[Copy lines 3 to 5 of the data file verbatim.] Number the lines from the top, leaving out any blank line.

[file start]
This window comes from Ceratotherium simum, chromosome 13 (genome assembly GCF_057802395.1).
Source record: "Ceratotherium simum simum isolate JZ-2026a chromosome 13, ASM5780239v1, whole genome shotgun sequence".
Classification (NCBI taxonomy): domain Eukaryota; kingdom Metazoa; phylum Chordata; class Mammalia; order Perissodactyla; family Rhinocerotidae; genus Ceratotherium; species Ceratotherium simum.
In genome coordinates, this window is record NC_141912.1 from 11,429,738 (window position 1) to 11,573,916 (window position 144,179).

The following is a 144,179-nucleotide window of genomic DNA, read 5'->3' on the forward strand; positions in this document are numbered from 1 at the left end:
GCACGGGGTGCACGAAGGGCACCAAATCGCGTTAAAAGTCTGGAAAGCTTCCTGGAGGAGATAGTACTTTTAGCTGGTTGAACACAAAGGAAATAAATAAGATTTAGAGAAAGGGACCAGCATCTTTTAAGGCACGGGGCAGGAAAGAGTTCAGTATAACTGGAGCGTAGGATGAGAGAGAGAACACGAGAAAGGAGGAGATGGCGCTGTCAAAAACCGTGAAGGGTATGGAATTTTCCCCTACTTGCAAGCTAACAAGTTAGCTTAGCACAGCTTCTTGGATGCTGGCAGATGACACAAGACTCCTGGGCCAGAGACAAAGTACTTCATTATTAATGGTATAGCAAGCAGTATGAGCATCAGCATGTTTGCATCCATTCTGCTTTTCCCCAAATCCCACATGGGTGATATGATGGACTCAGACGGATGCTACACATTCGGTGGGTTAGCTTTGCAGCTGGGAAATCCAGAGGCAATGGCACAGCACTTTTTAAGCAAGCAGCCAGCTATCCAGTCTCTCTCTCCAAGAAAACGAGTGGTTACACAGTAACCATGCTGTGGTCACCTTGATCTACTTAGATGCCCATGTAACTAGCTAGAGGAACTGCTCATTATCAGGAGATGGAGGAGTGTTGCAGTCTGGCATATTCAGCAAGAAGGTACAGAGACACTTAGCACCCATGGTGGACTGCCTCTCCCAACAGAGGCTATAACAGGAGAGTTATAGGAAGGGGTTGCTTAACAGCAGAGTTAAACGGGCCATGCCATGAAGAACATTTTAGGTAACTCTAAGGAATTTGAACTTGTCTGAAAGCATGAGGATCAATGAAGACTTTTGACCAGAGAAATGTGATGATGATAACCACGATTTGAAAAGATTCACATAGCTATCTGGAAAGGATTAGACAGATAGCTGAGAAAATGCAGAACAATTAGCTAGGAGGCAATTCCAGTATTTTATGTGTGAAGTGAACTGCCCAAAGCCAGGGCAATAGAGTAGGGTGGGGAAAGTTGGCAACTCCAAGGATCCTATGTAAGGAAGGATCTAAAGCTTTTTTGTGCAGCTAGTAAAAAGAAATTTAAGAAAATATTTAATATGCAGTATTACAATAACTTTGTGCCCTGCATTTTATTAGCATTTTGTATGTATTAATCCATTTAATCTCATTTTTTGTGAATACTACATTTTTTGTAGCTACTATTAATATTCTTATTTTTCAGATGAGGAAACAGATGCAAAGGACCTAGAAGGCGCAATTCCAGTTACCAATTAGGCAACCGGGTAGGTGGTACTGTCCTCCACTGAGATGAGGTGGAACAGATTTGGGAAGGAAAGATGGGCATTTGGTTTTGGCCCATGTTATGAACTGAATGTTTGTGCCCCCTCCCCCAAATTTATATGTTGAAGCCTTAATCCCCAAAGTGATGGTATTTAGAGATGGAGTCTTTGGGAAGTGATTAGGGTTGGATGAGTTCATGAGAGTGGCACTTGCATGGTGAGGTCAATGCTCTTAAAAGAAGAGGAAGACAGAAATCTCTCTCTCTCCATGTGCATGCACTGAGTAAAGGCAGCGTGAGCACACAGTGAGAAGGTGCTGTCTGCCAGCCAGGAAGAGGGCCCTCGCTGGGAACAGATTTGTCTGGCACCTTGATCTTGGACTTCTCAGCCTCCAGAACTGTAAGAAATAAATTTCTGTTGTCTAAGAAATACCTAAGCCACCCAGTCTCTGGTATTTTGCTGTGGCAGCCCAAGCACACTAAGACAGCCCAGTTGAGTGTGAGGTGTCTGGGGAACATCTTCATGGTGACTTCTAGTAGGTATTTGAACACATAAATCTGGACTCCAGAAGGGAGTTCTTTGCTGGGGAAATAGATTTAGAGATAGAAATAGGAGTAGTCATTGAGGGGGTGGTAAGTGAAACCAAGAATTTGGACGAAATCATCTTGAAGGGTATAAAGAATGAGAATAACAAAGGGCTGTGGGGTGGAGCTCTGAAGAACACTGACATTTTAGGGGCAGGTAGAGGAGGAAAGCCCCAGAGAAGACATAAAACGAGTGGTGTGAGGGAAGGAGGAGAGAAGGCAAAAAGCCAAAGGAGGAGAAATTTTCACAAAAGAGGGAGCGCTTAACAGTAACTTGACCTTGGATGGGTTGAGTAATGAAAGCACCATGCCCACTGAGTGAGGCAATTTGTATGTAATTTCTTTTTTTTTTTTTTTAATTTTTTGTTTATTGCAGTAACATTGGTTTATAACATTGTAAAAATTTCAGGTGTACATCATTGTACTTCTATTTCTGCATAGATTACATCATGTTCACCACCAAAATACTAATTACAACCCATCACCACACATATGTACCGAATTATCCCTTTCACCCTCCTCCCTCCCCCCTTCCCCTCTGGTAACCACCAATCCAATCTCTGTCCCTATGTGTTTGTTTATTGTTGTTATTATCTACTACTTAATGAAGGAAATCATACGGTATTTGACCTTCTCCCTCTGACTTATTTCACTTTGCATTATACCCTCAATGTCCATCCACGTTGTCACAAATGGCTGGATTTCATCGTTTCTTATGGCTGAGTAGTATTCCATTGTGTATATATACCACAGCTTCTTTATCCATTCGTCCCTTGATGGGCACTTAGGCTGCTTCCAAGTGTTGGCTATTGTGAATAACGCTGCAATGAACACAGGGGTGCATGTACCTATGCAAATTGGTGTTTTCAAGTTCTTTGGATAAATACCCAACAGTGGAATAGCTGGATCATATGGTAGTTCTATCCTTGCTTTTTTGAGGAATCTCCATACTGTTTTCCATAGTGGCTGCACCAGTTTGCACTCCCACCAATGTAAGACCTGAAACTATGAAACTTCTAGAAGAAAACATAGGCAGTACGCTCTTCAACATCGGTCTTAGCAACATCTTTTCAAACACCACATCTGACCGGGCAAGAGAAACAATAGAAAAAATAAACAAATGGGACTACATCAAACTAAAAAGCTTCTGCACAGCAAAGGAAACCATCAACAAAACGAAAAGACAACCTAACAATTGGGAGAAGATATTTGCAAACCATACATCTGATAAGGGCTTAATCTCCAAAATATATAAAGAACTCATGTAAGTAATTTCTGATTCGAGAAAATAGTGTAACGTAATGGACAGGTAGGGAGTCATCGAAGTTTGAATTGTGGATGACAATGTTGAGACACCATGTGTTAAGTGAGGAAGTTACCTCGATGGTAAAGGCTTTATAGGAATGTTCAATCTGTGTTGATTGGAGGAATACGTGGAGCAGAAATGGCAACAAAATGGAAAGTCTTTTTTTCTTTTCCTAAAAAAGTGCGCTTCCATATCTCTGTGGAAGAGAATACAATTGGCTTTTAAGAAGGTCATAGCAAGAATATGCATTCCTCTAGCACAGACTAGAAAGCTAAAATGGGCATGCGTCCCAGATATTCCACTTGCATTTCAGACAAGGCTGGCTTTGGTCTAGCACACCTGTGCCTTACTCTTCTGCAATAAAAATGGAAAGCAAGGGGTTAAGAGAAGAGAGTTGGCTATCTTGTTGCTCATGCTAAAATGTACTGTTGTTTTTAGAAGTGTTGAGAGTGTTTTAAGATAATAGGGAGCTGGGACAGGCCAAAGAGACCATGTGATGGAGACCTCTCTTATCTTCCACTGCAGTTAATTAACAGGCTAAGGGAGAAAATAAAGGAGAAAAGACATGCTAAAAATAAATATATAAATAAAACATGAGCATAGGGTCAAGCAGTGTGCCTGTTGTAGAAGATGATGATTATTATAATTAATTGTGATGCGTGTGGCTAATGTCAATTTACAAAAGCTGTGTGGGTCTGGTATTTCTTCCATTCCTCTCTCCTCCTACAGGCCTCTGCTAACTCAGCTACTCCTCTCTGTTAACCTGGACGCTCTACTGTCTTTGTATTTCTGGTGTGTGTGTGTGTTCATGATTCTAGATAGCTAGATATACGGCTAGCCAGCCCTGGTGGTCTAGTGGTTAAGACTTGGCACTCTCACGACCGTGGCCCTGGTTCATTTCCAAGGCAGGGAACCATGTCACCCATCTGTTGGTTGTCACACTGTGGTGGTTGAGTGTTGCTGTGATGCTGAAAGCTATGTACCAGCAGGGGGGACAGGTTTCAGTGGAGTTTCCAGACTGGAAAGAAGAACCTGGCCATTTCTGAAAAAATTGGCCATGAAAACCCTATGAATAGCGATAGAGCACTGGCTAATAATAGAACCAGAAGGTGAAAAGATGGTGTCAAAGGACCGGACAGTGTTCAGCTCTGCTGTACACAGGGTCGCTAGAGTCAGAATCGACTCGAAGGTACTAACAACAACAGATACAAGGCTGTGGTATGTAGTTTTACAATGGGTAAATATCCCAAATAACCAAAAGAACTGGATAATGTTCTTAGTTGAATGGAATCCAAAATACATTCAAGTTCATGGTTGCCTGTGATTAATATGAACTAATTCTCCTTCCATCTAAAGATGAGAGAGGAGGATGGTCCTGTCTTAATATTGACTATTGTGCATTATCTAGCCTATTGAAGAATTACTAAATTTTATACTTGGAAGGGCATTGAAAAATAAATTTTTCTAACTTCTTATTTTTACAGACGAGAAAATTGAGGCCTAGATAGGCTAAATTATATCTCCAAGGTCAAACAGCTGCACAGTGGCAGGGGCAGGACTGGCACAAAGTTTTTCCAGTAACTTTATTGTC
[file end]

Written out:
Classification (NCBI taxonomy): domain Eukaryota; kingdom Metazoa; phylum Chordata; class Mammalia; order Perissodactyla; family Rhinocerotidae; genus Ceratotherium; species Ceratotherium simum.
In genome coordinates, this window is record NC_141912.1 from 11,429,738 (window position 1) to 11,573,916 (window position 144,179).

The following is a 144,179-nucleotide window of genomic DNA, read 5'->3' on the forward strand; positions in this document are numbered from 1 at the left end: